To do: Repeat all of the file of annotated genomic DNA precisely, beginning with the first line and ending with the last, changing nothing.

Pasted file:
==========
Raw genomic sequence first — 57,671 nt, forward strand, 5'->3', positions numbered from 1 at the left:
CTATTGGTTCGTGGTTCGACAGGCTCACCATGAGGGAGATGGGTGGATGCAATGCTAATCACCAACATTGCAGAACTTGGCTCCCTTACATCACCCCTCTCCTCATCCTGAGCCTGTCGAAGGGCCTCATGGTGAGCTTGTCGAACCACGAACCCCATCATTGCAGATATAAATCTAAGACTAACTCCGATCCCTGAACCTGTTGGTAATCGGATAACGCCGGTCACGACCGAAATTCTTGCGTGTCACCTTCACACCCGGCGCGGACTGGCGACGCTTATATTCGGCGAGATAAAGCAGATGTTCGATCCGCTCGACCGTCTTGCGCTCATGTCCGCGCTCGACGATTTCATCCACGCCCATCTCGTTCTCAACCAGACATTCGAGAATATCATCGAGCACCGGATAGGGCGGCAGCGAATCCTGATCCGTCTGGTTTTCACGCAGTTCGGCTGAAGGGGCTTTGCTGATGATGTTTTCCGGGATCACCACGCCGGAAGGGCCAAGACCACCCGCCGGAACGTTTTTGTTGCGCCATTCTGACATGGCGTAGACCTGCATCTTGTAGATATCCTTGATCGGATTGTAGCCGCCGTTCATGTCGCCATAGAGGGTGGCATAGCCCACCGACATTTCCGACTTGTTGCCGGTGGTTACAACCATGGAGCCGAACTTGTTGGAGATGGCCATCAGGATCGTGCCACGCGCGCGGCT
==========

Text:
Raw genomic sequence first — 57,671 nt, forward strand, 5'->3', positions numbered from 1 at the left:
CTATTGGTTCGTGGTTCGACAGGCTCACCATGAGGGAGATGGGTGGATGCAATGCTAATCACCAACATTGCAGAACTTGGCTCCCTTACATCACCCCTCTCCTCATCCTGAGCCTGTCGAAGGGCCTCATGGTGAGCTTGTCGAACCACGAACCCCATCATTGCAGATATAAATCTAAGACTAACTCCGATCCCTGAACCTGTTGGTAATCGGATAACGCCGGTCACGACCGAAATTCTTGCGTGTCACCTTCACACCCGGCGCGGACTGGCGACGCTTATATTCGGCGAGATAAAGCAGATGTTCGATCCGCTCGACCGTCTTGCGCTCATGTCCGCGCTCGACGATTTCATCCACGCCCATCTCGTTCTCAACCAGACATTCGAGAATATCATCGAGCACCGGATAGGGCGGCAGCGAATCCTGATCCGTCTGGTTTTCACGCAGTTCGGCTGAAGGGGCTTTGCTGATGATGTTTTCCGGGATCACCACGCCGGAAGGGCCAAGACCACCCGCCGGAACGTTTTTGTTGCGCCATTCTGACATGGCGTAGACCTGCATCTTGTAGATATCCTTGATCGGATTGTAGCCGCCGTTCATGTCGCCATAGAGGGTGGCATAGCCCACCGACATTTCCGACTTGTTGCCGGTGGTTACAACCATGGAGCCGAACTTGTTGGAGATGGCCATCAGGATCGTGCCACGCGCGCGGCT